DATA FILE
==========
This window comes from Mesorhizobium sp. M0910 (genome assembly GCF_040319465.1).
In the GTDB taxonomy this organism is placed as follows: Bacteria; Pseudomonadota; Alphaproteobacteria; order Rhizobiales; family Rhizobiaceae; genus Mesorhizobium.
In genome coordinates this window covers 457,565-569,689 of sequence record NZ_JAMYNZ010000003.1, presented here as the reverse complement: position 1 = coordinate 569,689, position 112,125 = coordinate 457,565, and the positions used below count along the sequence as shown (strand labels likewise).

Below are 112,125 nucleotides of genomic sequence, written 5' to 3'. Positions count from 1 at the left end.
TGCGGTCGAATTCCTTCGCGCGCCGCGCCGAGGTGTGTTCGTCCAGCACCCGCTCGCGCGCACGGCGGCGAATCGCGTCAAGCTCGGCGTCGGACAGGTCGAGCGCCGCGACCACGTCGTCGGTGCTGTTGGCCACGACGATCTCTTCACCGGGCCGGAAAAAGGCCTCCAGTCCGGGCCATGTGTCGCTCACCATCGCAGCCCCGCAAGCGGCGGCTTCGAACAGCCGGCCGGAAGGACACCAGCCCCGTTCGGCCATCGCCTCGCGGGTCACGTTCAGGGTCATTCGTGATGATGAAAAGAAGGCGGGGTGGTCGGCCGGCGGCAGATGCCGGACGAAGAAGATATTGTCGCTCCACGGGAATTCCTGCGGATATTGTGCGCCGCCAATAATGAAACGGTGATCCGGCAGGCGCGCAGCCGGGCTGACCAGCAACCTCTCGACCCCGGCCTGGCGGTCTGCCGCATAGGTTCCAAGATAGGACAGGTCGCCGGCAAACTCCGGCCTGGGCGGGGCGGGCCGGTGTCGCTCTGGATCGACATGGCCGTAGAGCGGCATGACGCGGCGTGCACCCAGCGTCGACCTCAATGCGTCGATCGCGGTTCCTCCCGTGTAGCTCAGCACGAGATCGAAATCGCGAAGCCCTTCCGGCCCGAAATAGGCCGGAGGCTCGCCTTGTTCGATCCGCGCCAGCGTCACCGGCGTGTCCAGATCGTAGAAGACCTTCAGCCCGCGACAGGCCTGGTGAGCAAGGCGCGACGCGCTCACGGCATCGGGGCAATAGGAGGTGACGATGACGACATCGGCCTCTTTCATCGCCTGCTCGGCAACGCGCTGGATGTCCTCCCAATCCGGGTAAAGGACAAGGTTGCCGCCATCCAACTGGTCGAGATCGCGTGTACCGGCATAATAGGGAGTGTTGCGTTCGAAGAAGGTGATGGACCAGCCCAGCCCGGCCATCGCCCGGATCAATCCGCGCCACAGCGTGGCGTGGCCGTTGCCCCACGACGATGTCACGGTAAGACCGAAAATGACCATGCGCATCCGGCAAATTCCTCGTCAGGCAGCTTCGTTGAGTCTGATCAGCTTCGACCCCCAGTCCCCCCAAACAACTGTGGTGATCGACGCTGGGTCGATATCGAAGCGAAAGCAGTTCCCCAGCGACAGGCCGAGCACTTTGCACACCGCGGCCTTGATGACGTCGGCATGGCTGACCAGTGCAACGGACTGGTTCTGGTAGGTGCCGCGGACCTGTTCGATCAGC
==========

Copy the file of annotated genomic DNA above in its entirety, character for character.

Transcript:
This window comes from Mesorhizobium sp. M0910 (genome assembly GCF_040319465.1).
In the GTDB taxonomy this organism is placed as follows: Bacteria; Pseudomonadota; Alphaproteobacteria; order Rhizobiales; family Rhizobiaceae; genus Mesorhizobium.
In genome coordinates this window covers 457,565-569,689 of sequence record NZ_JAMYNZ010000003.1, presented here as the reverse complement: position 1 = coordinate 569,689, position 112,125 = coordinate 457,565, and the positions used below count along the sequence as shown (strand labels likewise).

Below are 112,125 nucleotides of genomic sequence, written 5' to 3'. Positions count from 1 at the left end.
TGCGGTCGAATTCCTTCGCGCGCCGCGCCGAGGTGTGTTCGTCCAGCACCCGCTCGCGCGCACGGCGGCGAATCGCGTCAAGCTCGGCGTCGGACAGGTCGAGCGCCGCGACCACGTCGTCGGTGCTGTTGGCCACGACGATCTCTTCACCGGGCCGGAAAAAGGCCTCCAGTCCGGGCCATGTGTCGCTCACCATCGCAGCCCCGCAAGCGGCGGCTTCGAACAGCCGGCCGGAAGGACACCAGCCCCGTTCGGCCATCGCCTCGCGGGTCACGTTCAGGGTCATTCGTGATGATGAAAAGAAGGCGGGGTGGTCGGCCGGCGGCAGATGCCGGACGAAGAAGATATTGTCGCTCCACGGGAATTCCTGCGGATATTGTGCGCCGCCAATAATGAAACGGTGATCCGGCAGGCGCGCAGCCGGGCTGACCAGCAACCTCTCGACCCCGGCCTGGCGGTCTGCCGCATAGGTTCCAAGATAGGACAGGTCGCCGGCAAACTCCGGCCTGGGCGGGGCGGGCCGGTGTCGCTCTGGATCGACATGGCCGTAGAGCGGCATGACGCGGCGTGCACCCAGCGTCGACCTCAATGCGTCGATCGCGGTTCCTCCCGTGTAGCTCAGCACGAGATCGAAATCGCGAAGCCCTTCCGGCCCGAAATAGGCCGGAGGCTCGCCTTGTTCGATCCGCGCCAGCGTCACCGGCGTGTCCAGATCGTAGAAGACCTTCAGCCCGCGACAGGCCTGGTGAGCAAGGCGCGACGCGCTCACGGCATCGGGGCAATAGGAGGTGACGATGACGACATCGGCCTCTTTCATCGCCTGCTCGGCAACGCGCTGGATGTCCTCCCAATCCGGGTAAAGGACAAGGTTGCCGCCATCCAACTGGTCGAGATCGCGTGTACCGGCATAATAGGGAGTGTTGCGTTCGAAGAAGGTGATGGACCAGCCCAGCCCGGCCATCGCCCGGATCAATCCGCGCCACAGCGTGGCGTGGCCGTTGCCCCACGACGATGTCACGGTAAGACCGAAAATGACCATGCGCATCCGGCAAATTCCTCGTCAGGCAGCTTCGTTGAGTCTGATCAGCTTCGACCCCCAGTCCCCCCAAACAACTGTGGTGATCGACGCTGGGTCGATATCGAAGCGAAAGCAGTTCCCCAGCGACAGGCCGAGCACTTTGCACACCGCGGCCTTGATGACGTCGGCATGGCTGACCAGTGCAACGGACTGGTTCTGGTAGGTGCCGCGGACCTGTTCGATCAGC